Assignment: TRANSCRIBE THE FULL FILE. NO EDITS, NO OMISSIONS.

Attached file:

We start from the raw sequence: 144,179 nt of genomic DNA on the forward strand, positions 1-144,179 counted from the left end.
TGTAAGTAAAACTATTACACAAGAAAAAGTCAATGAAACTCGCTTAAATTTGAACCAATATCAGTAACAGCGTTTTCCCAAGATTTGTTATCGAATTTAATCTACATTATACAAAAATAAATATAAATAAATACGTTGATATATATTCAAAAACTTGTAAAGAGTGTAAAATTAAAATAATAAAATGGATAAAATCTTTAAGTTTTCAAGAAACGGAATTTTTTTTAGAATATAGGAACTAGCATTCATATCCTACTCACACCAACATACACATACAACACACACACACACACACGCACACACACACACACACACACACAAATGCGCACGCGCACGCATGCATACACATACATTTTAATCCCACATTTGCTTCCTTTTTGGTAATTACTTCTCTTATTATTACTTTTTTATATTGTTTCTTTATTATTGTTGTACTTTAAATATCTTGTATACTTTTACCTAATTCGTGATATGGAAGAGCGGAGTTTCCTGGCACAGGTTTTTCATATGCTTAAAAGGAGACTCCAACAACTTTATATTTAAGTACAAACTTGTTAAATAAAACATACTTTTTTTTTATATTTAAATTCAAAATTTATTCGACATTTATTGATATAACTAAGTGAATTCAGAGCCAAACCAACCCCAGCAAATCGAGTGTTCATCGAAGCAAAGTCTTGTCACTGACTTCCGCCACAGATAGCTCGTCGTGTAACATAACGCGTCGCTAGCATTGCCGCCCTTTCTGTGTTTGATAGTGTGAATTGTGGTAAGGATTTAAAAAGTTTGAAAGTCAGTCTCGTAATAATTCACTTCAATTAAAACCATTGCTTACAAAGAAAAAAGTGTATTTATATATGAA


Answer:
We start from the raw sequence: 144,179 nt of genomic DNA on the forward strand, positions 1-144,179 counted from the left end.
TGTAAGTAAAACTATTACACAAGAAAAAGTCAATGAAACTCGCTTAAATTTGAACCAATATCAGTAACAGCGTTTTCCCAAGATTTGTTATCGAATTTAATCTACATTATACAAAAATAAATATAAATAAATACGTTGATATATATTCAAAAACTTGTAAAGAGTGTAAAATTAAAATAATAAAATGGATAAAATCTTTAAGTTTTCAAGAAACGGAATTTTTTTTAGAATATAGGAACTAGCATTCATATCCTACTCACACCAACATACACATACAACACACACACACACACACGCACACACACACACACACACACACAAATGCGCACGCGCACGCATGCATACACATACATTTTAATCCCACATTTGCTTCCTTTTTGGTAATTACTTCTCTTATTATTACTTTTTTATATTGTTTCTTTATTATTGTTGTACTTTAAATATCTTGTATACTTTTACCTAATTCGTGATATGGAAGAGCGGAGTTTCCTGGCACAGGTTTTTCATATGCTTAAAAGGAGACTCCAACAACTTTATATTTAAGTACAAACTTGTTAAATAAAACATACTTTTTTTTTATATTTAAATTCAAAATTTATTCGACATTTATTGATATAACTAAGTGAATTCAGAGCCAAACCAACCCCAGCAAATCGAGTGTTCATCGAAGCAAAGTCTTGTCACTGACTTCCGCCACAGATAGCTCGTCGTGTAACATAACGCGTCGCTAGCATTGCCGCCCTTTCTGTGTTTGATAGTGTGAATTGTGGTAAGGATTTAAAAAGTTTGAAAGTCAGTCTCGTAATAATTCACTTCAATTAAAACCATTGCTTACAAAGAAAAAAGTGTATTTATATATGAA